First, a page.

In the fourth of five posts in our series Heart, Work & World? Telling First-Hand Accounts of the Gospel in our Work, we visit a construction site in Denver.
Paraphrasing C.S. Lewis, God is not just making nice people, but new men. And that’s what the doctrine of regeneration is about: through the Holy Spirit we go from hearts of stone to hearts of flesh, from in utero to being born again, from darkness to light. And sometimes we get hints of this new life bubbling up from our hearts – even when we’re slighted by a co-worker and want to put him in his place!
This story begins with painting walls at the age of 10…
I’ve always worked in construction. I started painting walls when I was ten years old. For a while I worked for an airline on Saturdays, chucking bags for free plane tickets. Even tried Starbucks for a while. But then a couple of guys told me about this job. Good pay and benefits, a company vehicle and an employer that actually cared for you. Sounded too good to be true. Like a scam. But a friend put in a good word for me. I started two weeks later.
I work in the construction field analyzing concrete slabs and soils to determine reinforcement types and, basically, what’s underground. My company sends me to construction sites across the state. We usually get called in when somebody messed up - the concrete slab didn't get poured right or they missed a sleeve for a plumbing pipe. Most days I’m crawling on my hands and knees, with a cart, computer and radar. If guys don’t do a good job, I’ll be able to see it.
When I arrive, some are glad to see us, but most of the time they’re either a little embarrassed or it’s going to cost them extra. One time, I had a company call me because they had an issue with their slab. They needed to have a third party come out to analyze certain areas and send in a report. The whole time I'm out there, I'm scanning away, and the guy who poured the slab was there. He said, "Oh yeah, the slab is fine; it's fine here, it's fine there." And it wasn’t. And just he kept pushing me.
I wanted to put him in his place. Often times, we’re some of the highest paid people on a site, you know? He kept walking around, looking over my shoulder, telling me that everything was fine. I was just thinking “Hey, get lost. Leave me alone. Let me do my job. You obviously didn't do your job right, so I'm out here and I have to tell people what I find.” Not tough to let my sinful nature flair up on the job.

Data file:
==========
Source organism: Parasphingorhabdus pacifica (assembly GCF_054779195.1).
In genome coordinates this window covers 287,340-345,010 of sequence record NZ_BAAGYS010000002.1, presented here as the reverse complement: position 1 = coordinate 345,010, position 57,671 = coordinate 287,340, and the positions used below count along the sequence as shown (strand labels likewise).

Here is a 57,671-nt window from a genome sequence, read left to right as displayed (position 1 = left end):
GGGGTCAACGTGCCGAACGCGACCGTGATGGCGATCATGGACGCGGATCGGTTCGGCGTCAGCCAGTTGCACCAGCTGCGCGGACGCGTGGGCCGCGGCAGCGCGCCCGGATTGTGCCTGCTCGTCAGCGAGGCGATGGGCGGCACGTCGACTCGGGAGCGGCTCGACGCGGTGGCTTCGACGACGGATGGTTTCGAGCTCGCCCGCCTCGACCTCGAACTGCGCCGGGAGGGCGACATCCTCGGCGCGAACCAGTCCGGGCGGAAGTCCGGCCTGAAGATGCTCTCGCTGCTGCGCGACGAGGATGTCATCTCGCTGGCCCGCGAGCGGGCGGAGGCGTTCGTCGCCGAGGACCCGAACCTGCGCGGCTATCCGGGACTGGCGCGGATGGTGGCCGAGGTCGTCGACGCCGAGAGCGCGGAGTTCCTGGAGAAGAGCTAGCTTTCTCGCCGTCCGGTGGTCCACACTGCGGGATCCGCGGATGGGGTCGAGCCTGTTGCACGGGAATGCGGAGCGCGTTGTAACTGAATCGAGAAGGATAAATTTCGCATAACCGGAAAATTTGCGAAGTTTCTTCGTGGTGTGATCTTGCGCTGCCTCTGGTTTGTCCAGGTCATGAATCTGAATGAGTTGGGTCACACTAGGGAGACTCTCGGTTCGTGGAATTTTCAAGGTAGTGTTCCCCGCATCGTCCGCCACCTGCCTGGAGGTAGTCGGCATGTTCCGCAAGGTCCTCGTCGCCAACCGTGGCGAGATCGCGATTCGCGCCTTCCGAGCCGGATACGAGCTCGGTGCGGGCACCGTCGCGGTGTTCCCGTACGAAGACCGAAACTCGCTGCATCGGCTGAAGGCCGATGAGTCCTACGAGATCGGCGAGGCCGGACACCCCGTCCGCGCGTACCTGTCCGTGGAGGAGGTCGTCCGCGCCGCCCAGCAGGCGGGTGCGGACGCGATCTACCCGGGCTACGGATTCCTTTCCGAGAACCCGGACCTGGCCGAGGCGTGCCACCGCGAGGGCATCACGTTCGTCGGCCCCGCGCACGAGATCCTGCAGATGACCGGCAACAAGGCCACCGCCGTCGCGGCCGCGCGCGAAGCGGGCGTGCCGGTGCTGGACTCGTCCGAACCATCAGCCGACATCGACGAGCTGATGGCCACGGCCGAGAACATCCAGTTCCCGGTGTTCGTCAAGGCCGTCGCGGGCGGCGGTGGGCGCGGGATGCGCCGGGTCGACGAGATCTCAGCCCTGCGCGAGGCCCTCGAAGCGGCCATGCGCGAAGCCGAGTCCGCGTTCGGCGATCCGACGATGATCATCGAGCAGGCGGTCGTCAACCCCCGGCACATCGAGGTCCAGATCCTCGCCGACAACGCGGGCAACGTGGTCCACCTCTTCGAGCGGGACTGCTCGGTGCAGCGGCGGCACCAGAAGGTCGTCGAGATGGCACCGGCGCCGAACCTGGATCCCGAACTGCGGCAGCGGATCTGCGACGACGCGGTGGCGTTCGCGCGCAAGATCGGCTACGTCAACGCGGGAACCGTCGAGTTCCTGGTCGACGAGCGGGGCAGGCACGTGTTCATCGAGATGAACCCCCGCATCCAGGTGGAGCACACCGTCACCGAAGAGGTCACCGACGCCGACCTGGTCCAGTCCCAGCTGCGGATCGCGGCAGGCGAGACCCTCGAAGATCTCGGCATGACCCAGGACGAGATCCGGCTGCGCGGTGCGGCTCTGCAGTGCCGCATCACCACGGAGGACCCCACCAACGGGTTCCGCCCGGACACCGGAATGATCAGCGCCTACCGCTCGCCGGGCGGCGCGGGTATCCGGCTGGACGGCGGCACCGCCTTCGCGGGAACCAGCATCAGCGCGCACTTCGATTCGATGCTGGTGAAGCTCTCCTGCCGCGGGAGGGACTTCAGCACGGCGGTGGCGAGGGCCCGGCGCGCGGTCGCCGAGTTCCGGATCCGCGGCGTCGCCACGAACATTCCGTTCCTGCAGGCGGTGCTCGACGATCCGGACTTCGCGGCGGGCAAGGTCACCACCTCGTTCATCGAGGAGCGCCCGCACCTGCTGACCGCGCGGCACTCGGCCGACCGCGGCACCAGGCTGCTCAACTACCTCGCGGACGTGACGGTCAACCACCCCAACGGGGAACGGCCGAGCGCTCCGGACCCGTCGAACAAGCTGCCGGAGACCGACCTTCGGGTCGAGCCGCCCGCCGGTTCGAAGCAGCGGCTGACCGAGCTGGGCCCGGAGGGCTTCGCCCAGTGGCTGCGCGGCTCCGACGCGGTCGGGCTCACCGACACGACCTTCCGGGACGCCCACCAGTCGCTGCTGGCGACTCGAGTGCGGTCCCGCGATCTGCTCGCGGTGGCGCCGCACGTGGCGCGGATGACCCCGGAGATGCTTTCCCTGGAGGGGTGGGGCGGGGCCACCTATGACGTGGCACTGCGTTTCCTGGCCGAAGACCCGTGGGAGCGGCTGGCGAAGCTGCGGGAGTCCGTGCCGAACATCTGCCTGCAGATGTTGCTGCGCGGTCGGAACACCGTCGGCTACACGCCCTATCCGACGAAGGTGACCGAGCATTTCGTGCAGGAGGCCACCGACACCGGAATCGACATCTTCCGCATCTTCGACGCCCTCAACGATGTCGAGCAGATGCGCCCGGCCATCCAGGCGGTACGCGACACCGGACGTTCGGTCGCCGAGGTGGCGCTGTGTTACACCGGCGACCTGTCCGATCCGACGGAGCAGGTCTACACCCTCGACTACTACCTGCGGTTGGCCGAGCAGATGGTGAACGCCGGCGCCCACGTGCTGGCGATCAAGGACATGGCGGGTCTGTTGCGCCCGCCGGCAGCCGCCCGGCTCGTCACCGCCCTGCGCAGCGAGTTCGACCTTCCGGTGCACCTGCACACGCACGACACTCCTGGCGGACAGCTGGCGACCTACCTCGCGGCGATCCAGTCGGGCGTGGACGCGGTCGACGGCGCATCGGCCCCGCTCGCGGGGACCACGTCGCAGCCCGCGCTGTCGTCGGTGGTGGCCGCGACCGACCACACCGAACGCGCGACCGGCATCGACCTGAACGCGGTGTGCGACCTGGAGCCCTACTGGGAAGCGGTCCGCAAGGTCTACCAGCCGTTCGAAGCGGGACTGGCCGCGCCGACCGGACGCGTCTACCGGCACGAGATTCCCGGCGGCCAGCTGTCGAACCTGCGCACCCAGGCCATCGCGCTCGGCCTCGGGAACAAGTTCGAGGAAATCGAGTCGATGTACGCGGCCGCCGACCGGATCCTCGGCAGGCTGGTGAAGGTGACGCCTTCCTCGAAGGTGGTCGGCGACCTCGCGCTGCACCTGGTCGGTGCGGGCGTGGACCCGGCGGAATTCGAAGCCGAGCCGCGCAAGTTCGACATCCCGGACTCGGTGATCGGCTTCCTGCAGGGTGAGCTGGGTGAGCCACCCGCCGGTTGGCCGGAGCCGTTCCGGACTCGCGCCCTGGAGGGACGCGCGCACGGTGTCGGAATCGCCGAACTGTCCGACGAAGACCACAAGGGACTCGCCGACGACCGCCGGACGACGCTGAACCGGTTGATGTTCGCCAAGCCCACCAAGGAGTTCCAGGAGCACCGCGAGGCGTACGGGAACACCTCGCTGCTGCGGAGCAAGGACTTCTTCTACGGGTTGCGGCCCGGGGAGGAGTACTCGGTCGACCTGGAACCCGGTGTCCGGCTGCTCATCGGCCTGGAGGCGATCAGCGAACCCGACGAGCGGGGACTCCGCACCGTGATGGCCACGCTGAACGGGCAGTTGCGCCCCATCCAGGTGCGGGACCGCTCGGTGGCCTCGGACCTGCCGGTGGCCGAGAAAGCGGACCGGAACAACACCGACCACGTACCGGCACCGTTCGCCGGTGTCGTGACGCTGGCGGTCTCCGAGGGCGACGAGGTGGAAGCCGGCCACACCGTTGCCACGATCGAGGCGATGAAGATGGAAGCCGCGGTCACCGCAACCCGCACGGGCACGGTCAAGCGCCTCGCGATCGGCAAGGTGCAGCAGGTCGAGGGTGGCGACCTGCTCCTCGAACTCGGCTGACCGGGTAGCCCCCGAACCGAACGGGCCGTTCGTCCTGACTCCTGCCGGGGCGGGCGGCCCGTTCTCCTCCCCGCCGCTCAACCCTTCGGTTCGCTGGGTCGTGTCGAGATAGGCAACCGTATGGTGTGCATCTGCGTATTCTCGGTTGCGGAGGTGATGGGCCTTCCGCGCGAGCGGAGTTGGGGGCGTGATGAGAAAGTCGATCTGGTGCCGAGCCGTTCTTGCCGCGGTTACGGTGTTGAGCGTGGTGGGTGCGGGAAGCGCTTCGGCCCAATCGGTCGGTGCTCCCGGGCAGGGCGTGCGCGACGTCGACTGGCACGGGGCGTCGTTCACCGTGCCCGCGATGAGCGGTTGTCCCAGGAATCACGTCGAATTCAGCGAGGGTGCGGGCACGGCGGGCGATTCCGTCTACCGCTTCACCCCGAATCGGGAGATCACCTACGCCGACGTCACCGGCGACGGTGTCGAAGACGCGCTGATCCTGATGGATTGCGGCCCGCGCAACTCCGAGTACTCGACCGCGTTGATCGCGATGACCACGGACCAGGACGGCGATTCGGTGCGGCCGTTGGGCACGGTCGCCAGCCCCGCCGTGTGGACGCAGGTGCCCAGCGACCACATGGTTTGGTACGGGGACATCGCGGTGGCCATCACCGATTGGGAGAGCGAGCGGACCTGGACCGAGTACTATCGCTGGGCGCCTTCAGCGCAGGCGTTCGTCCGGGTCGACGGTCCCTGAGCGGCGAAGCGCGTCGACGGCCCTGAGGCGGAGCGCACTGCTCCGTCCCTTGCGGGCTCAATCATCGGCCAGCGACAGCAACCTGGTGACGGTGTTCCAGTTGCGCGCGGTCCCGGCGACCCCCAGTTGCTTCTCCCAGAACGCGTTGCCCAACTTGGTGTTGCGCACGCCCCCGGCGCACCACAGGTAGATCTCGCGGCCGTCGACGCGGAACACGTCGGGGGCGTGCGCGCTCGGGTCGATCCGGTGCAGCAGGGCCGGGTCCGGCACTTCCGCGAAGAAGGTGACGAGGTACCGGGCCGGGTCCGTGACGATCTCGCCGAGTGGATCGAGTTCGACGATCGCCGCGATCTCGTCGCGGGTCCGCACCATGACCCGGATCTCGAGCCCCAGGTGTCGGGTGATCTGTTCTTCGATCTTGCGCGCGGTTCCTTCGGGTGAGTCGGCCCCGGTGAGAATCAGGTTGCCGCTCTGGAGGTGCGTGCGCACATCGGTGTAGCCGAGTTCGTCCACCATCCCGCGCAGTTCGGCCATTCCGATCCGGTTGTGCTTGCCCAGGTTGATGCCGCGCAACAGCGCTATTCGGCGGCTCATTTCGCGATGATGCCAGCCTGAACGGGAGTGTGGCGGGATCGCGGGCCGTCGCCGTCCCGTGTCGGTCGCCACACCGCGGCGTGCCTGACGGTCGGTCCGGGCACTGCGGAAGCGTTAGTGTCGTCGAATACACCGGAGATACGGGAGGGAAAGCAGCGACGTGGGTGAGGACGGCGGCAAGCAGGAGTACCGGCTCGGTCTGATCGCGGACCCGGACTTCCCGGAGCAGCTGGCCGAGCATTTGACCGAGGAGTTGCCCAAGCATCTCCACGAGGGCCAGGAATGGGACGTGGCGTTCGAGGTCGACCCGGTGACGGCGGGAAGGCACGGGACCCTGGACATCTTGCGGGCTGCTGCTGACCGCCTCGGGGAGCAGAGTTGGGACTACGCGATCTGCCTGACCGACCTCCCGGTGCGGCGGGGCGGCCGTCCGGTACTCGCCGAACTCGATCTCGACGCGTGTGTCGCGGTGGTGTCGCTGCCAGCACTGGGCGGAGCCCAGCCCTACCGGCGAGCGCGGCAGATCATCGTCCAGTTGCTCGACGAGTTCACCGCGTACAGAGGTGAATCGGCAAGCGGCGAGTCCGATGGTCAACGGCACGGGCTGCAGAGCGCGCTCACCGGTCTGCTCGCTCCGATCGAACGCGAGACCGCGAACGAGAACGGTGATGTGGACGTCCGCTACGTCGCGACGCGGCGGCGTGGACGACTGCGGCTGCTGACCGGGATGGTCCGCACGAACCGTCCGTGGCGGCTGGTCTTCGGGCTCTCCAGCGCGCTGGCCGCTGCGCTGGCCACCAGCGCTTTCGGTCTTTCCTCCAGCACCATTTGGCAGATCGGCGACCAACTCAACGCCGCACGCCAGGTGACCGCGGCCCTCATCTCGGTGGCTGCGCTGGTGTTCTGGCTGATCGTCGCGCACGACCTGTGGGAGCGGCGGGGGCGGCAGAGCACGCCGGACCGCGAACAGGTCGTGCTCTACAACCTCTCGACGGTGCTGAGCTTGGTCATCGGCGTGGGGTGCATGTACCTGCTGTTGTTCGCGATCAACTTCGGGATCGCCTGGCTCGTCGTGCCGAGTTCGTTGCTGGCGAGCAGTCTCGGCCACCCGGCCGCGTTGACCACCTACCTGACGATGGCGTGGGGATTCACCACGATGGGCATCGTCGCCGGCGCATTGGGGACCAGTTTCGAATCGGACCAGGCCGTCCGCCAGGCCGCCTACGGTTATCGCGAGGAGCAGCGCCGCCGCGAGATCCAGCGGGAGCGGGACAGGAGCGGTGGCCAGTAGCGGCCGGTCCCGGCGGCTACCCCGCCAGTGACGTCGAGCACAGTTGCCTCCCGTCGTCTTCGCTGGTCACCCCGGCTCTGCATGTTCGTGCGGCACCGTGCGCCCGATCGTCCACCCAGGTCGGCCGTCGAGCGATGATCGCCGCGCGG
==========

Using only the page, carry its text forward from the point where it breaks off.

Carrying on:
When I get on a site, I try to show guys - from the day-laborer to the superintendent - the same grace God has shown me. Who knows what that guy was feeling that day? He screwed up and probably wasn’t in top shape.
But to be honest, that day I’m not sure grace came through. I just flipped my computer to him and said, "Ok, you tell me what's here. You tell me if it's ok.” It's just a mumbled bunch of lines until you learn how to interpret it. That kind of shut him up a bit. Felt good, but not exactly grace.
But slowly God’s renewing my heart, mostly through my co-workers. We have several believers at my company. Every other Friday we’ll do a “ministry call” where we share about our week, like if we were a total jerk to somebody, or if we just rushed out of a job. We don’t sugarcoat it.
Somewhere in the confessing, something changes inside of me. On Monday, I feel like I have more patience for the guys I work with — a softer heart.
Jeff Haanen is a writer and entrepreneur. He founded Denver Institute for Faith & Work, a community of conveners, teachers and learners offering experiences and educational resources on the gospel, work, and community renewal. He is the author of An Uncommon Guide to Retirement: Finding God’s Purpose for the Next Season of Life and an upcoming two-book series on spiritual formation, vocation, and the working class for Intervarsity Press. He lives with his wife and four daughters in Denver and attends Wellspring Church in Englewood, Colorado.